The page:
Yelling and screaming abuse, about 50 rainbow activists lined the narrow steps of the Scots’ Church in Melbourne’s Russell Street.

Hundreds of people were forced to run a gauntlet of intimidating verbal bullying and physical jostling to attend a public lecture by New York Times best-selling author Eric Metaxas.

Victoria Police stood by, apparently unable or unwilling to remove the trespassers.

In a free society we accept the right to protest but usually private property is respected and the police assist.

Things turned violent when the protesters bizarrely turned on each other with a fight breaking out on Russell Street.

One of my staff, who was filming the incident on his smartphone, had to turn and run for it.

Fortunately, none of the lecture-goers were involved or were hurt.

Such is the lack of tolerance of those who claim to be running a political campaign with “love” as its slogan.

By all means protest, but respect the law and respect the right of people to hold a different view on marriage.

Just this year, the Australian Christian Lobby has been aggressively targeted by rainbow activists.

We now have to lock our Canberra office after a barrage of various threats and a slow response by the police in tracking an abusive caller.

In February, several of our staff were emailed foul homosexual pornography, including images featuring what looked like minors.

We immediately reported this to the Australian Federal Police but despite following up, we are yet to hear the result of any investigation.

For the second time in a row, rainbow activists targeted the venue hosting our national conference.

For the second time in a row, our keynote political speaker was urged to stay away from us “bigots” – Bill Shorten in 2014 and Scott Morrison this year. Both, to their credit, stood up against the bullies.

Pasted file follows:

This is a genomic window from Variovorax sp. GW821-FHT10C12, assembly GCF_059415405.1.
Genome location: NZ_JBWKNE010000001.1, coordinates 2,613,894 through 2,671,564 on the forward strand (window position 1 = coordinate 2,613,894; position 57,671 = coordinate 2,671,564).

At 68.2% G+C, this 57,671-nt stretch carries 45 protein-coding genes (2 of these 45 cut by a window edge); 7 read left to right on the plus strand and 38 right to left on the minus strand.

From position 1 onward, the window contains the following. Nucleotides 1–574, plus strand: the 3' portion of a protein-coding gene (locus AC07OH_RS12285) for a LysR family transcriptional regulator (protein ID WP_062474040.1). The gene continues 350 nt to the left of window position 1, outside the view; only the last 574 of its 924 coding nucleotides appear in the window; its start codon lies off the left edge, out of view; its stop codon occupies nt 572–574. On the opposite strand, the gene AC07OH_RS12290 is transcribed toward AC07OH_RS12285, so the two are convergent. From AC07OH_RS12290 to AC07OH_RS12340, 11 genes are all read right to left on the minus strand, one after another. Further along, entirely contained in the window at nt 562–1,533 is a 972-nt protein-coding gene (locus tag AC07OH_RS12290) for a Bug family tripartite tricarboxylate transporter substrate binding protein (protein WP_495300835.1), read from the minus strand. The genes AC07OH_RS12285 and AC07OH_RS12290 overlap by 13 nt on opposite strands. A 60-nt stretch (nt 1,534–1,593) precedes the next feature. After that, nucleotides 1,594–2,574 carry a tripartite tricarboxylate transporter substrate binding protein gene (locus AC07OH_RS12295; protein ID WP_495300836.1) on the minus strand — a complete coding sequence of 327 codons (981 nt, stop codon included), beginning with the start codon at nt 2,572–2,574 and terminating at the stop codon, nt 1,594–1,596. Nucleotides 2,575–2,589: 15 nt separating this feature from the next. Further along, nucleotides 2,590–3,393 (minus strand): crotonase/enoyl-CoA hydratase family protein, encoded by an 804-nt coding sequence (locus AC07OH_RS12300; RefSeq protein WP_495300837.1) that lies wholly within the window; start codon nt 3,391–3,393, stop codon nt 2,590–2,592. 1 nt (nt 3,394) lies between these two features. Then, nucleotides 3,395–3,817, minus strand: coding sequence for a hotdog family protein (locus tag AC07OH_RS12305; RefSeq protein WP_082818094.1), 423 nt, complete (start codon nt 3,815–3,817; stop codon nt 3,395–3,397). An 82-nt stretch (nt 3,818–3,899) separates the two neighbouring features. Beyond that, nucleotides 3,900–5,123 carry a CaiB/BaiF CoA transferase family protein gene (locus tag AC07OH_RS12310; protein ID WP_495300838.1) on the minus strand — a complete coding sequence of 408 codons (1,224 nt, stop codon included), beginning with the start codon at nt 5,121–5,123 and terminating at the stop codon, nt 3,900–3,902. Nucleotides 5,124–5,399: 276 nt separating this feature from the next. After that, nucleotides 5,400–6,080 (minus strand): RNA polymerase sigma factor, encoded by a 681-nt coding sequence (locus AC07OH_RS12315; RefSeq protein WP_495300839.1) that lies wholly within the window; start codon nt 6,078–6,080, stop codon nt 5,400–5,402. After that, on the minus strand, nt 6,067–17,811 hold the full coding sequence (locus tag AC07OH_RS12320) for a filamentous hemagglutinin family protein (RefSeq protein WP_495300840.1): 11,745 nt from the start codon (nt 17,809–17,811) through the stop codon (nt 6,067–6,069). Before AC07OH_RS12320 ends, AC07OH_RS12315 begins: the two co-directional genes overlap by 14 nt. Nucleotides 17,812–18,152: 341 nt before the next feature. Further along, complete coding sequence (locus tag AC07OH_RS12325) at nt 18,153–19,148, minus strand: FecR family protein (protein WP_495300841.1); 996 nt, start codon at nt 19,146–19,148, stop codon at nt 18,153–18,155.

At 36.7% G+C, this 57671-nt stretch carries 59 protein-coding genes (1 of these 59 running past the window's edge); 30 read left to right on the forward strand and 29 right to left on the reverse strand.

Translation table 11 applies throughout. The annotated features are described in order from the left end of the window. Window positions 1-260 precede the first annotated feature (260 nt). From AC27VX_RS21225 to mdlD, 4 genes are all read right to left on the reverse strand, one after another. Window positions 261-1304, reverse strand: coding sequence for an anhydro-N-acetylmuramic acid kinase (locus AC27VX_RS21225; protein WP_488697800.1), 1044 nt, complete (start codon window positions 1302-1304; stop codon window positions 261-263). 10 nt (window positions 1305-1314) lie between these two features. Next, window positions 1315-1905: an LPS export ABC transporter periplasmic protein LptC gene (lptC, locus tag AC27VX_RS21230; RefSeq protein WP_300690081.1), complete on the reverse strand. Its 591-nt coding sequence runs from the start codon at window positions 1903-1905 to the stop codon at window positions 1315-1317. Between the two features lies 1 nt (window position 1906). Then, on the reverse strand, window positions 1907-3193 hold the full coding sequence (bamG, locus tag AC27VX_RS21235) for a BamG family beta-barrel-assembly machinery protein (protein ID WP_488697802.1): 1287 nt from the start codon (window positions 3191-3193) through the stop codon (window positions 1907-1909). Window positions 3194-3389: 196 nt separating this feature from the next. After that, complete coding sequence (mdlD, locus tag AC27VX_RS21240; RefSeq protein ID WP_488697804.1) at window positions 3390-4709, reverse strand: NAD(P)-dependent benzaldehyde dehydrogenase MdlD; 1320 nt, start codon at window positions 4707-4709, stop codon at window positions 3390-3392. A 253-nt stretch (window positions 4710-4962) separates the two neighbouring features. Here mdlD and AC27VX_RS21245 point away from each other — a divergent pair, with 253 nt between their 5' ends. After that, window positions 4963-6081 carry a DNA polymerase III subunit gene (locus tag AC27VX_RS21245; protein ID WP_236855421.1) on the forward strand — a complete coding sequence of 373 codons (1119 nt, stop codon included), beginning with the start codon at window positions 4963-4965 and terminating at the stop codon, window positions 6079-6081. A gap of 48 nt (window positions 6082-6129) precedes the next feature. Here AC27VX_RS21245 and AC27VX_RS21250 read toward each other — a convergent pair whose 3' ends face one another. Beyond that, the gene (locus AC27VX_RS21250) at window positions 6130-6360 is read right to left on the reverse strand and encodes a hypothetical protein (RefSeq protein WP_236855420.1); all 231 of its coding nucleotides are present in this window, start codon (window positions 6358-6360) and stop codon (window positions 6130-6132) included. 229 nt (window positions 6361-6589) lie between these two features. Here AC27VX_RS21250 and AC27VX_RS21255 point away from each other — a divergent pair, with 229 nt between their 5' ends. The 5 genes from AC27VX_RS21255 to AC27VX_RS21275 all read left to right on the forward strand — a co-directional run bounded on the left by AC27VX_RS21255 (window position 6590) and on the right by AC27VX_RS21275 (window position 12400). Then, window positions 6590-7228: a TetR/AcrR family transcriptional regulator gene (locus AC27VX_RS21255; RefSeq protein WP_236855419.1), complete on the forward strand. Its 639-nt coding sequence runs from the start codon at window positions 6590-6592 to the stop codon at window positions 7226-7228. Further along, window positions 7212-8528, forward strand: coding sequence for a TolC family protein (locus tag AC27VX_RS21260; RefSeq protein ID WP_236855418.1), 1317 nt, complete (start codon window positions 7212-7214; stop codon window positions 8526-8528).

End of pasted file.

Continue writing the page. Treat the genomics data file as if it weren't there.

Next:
In 2014 the Canberra Hyatt held firm against vile abuse posted on its Facebook page urging them to kick us out.

This year it was the turn of the Uniting Church’s Wesley Centre in Sydney to cop the pre-conference tirade.

The Wesley Centre and the Uniting church also held their ground and the conference went ahead with 700 delegates. The leading gay newspaper, the Sydney Star Observer, sent a reporter as they often do to our events – something we welcome.

The headline was “I went to the ACL Conference and it wasn’t that bad.

It makes one wonder why the Greens Senator Lee Rhiannon authorised posters advertising the protest at our conference with the words “stop H8” emblazoned across the rainbow.

(The much hyped Sydney protest turned out to be a fizzer).

If the Sydney Star Observer could sit through a day with 700 ACL conference goers and not find hate, perhaps it is time for the Greens and the rainbow activists to calm down.

Certainly Rhiannon’s Senate colleague, Robert Simms, who a week before our conference got up in Parliament and labelled ACL a “hate group”, owes us and our supporters an apology.

It is cheap and lazy for the Greens to be calling people with whom they disagree “bigots” and “homophobes”.

Abuse and vitriol is what is used by people who are worried their arguments do not stand up to scrutiny.

Over the past few weeks, ACL put its ideas on public display at big events in Brisbane, Sydney and Melbourne.

I also appeared on the nationally televised ABC1 Q&A program to have my views and that of Mr Metaxas challenged.

No hate was revealed and no argument was offered that undermined ours.

ACL welcomes a national people’s vote on the definition of marriage. We are happy to put our argument before the Australian people.

We don’t need to slur anyone or act violently to do this. It is time the rainbow lobby engaged the arguments and dropped the abuse.